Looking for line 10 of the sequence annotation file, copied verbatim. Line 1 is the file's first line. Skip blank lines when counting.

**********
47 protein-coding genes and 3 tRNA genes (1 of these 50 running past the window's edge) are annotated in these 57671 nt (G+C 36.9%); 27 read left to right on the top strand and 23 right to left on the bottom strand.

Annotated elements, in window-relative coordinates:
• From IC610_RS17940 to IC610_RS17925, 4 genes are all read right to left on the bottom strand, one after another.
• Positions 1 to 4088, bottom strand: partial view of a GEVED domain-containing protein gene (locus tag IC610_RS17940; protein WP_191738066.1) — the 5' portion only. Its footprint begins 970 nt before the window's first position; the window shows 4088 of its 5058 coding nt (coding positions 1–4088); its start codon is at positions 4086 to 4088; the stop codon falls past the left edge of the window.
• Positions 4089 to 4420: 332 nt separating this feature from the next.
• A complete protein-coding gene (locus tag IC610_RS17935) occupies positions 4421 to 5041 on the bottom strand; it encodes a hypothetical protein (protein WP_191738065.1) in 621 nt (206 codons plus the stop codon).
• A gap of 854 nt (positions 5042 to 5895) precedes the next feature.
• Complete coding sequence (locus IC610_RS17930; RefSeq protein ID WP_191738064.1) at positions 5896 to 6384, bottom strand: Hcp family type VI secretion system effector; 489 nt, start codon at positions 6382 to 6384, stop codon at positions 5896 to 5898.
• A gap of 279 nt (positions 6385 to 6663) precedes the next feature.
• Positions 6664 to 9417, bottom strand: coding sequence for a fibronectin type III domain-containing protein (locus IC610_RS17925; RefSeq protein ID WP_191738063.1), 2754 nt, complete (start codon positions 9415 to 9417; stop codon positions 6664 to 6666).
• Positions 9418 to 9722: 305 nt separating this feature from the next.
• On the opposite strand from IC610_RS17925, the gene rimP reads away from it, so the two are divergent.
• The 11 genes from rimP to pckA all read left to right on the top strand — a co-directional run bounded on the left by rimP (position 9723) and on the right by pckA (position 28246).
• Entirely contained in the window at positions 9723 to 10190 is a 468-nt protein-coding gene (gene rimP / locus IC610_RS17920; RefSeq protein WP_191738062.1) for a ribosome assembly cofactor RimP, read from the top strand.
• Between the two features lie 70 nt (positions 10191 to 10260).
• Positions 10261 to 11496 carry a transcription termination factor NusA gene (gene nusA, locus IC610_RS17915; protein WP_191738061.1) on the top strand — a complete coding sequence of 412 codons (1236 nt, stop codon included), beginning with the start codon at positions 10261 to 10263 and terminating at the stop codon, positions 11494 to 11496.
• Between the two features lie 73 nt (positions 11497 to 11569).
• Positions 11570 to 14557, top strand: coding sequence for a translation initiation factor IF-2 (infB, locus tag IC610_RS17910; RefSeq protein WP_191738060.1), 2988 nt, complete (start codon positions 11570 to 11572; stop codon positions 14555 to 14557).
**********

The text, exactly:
• Positions 6664 to 9417, bottom strand: coding sequence for a fibronectin type III domain-containing protein (locus IC610_RS17925; RefSeq protein ID WP_191738063.1), 2754 nt, complete (start codon positions 9415 to 9417; stop codon positions 6664 to 6666).